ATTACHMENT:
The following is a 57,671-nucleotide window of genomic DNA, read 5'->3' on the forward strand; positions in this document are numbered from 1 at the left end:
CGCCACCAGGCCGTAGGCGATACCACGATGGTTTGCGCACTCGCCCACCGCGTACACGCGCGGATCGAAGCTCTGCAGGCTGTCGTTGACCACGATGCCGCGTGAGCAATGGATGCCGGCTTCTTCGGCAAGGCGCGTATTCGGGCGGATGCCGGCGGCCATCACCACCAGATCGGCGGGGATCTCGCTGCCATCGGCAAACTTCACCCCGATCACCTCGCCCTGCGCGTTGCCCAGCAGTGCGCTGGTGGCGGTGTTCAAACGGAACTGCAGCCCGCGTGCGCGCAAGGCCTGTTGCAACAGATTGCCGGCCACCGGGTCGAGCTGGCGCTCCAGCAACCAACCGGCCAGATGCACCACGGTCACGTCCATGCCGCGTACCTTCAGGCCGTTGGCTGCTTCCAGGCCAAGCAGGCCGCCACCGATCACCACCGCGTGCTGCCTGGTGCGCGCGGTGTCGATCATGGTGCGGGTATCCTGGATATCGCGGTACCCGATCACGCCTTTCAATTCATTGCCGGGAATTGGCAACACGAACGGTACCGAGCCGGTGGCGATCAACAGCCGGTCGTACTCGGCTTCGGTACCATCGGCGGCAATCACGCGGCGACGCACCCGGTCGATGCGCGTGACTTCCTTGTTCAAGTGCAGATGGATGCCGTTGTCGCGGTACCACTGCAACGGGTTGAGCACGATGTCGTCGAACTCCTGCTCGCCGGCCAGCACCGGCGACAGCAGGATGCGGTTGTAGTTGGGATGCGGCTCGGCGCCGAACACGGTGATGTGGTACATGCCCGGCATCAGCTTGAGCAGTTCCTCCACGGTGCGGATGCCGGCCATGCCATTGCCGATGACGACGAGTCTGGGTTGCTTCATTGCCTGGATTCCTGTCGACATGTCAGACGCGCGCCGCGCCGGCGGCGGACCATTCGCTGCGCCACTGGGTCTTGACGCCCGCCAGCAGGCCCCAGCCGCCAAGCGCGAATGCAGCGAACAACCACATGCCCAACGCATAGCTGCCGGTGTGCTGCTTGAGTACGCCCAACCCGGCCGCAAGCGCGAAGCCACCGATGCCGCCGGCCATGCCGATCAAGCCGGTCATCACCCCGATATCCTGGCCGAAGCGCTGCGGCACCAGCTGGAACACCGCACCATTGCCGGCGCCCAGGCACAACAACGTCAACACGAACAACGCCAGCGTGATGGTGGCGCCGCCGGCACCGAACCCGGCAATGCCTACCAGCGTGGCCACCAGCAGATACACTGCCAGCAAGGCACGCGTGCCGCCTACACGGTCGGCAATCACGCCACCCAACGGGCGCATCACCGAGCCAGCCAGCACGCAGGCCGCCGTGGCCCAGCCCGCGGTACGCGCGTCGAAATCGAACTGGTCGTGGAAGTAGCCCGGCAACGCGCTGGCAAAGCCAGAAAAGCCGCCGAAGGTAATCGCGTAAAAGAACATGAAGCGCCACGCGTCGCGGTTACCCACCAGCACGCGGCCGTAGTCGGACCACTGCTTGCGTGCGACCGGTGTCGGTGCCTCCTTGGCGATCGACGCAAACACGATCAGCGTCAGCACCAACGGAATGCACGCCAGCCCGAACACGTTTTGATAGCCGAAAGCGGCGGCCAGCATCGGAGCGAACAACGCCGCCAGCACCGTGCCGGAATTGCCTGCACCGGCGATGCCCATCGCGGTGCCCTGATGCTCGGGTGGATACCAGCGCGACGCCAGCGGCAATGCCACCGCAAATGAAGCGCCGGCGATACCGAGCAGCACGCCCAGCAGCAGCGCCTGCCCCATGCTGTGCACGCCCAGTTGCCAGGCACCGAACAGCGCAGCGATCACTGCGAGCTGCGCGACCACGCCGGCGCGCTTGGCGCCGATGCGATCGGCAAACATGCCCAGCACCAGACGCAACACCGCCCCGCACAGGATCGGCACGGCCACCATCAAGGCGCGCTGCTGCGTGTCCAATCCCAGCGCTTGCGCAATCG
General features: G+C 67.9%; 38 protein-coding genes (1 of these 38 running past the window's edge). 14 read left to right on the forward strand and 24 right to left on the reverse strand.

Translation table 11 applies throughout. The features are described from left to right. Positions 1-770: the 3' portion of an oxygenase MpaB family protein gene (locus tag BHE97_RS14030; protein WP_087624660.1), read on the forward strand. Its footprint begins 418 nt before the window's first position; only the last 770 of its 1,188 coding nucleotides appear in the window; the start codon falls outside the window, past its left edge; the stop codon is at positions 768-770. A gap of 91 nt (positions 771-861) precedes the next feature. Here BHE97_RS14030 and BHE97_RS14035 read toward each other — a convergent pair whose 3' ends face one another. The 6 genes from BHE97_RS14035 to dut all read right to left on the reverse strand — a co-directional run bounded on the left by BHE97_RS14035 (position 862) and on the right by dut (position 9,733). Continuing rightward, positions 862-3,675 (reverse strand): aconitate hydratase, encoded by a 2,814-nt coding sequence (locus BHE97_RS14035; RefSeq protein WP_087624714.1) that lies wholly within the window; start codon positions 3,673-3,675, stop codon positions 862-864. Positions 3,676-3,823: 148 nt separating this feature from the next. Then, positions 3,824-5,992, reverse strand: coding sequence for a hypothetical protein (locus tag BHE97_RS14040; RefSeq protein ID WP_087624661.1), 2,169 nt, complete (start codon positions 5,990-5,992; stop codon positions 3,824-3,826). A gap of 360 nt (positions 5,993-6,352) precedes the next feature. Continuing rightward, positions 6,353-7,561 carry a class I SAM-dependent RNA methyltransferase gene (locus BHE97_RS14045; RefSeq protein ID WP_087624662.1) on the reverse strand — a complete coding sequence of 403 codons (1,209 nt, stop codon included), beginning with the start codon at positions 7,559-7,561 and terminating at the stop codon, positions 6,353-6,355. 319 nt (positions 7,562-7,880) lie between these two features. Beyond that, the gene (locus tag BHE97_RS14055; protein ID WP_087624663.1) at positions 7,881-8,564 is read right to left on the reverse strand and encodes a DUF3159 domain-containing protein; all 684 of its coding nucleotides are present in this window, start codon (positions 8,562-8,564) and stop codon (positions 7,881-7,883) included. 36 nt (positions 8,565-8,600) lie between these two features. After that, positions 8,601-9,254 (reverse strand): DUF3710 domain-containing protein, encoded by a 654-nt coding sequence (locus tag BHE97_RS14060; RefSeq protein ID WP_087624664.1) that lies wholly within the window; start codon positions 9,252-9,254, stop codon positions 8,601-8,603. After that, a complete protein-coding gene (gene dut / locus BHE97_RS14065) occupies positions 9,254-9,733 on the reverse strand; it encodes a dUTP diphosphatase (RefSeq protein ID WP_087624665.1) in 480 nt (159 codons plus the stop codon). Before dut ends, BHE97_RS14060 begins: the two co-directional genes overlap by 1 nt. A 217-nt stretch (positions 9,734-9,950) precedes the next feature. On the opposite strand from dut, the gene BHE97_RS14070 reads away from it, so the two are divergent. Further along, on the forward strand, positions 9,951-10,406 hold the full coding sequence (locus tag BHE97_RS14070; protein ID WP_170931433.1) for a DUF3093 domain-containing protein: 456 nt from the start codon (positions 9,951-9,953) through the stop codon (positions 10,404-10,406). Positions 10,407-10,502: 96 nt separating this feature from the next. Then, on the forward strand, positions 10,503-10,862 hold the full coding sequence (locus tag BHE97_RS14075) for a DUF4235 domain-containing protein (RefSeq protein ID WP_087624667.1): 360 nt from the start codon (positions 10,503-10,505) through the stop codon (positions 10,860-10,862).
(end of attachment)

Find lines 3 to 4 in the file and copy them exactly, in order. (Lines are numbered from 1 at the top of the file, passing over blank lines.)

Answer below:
General features: G+C 67.9%; 38 protein-coding genes (1 of these 38 running past the window's edge). 14 read left to right on the forward strand and 24 right to left on the reverse strand.

Translation table 11 applies throughout. The features are described from left to right. Positions 1-770: the 3' portion of an oxygenase MpaB family protein gene (locus tag BHE97_RS14030; protein WP_087624660.1), read on the forward strand. Its footprint begins 418 nt before the window's first position; only the last 770 of its 1,188 coding nucleotides appear in the window; the start codon falls outside the window, past its left edge; the stop codon is at positions 768-770. A gap of 91 nt (positions 771-861) precedes the next feature. Here BHE97_RS14030 and BHE97_RS14035 read toward each other — a convergent pair whose 3' ends face one another. The 6 genes from BHE97_RS14035 to dut all read right to left on the reverse strand — a co-directional run bounded on the left by BHE97_RS14035 (position 862) and on the right by dut (position 9,733). Continuing rightward, positions 862-3,675 (reverse strand): aconitate hydratase, encoded by a 2,814-nt coding sequence (locus BHE97_RS14035; RefSeq protein WP_087624714.1) that lies wholly within the window; start codon positions 3,673-3,675, stop codon positions 862-864. Positions 3,676-3,823: 148 nt separating this feature from the next. Then, positions 3,824-5,992, reverse strand: coding sequence for a hypothetical protein (locus tag BHE97_RS14040; RefSeq protein ID WP_087624661.1), 2,169 nt, complete (start codon positions 5,990-5,992; stop codon positions 3,824-3,826). A gap of 360 nt (positions 5,993-6,352) precedes the next feature. Continuing rightward, positions 6,353-7,561 carry a class I SAM-dependent RNA methyltransferase gene (locus BHE97_RS14045; RefSeq protein ID WP_087624662.1) on the reverse strand — a complete coding sequence of 403 codons (1,209 nt, stop codon included), beginning with the start codon at positions 7,559-7,561 and terminating at the stop codon, positions 6,353-6,355. 319 nt (positions 7,562-7,880) lie between these two features. Beyond that, the gene (locus tag BHE97_RS14055; protein ID WP_087624663.1) at positions 7,881-8,564 is read right to left on the reverse strand and encodes a DUF3159 domain-containing protein; all 684 of its coding nucleotides are present in this window, start codon (positions 8,562-8,564) and stop codon (positions 7,881-7,883) included. 36 nt (positions 8,565-8,600) lie between these two features. After that, positions 8,601-9,254 (reverse strand): DUF3710 domain-containing protein, encoded by a 654-nt coding sequence (locus tag BHE97_RS14060; RefSeq protein ID WP_087624664.1) that lies wholly within the window; start codon positions 9,252-9,254, stop codon positions 8,601-8,603. After that, a complete protein-coding gene (gene dut / locus BHE97_RS14065) occupies positions 9,254-9,733 on the reverse strand; it encodes a dUTP diphosphatase (RefSeq protein ID WP_087624665.1) in 480 nt (159 codons plus the stop codon). Before dut ends, BHE97_RS14060 begins: the two co-directional genes overlap by 1 nt. A 217-nt stretch (positions 9,734-9,950) precedes the next feature. On the opposite strand from dut, the gene BHE97_RS14070 reads away from it, so the two are divergent. Further along, on the forward strand, positions 9,951-10,406 hold the full coding sequence (locus tag BHE97_RS14070; protein ID WP_170931433.1) for a DUF3093 domain-containing protein: 456 nt from the start codon (positions 9,951-9,953) through the stop codon (positions 10,404-10,406). Positions 10,407-10,502: 96 nt separating this feature from the next. Then, on the forward strand, positions 10,503-10,862 hold the full coding sequence (locus tag BHE97_RS14075) for a DUF4235 domain-containing protein (RefSeq protein ID WP_087624667.1): 360 nt from the start codon (positions 10,503-10,505) through the stop codon (positions 10,860-10,862).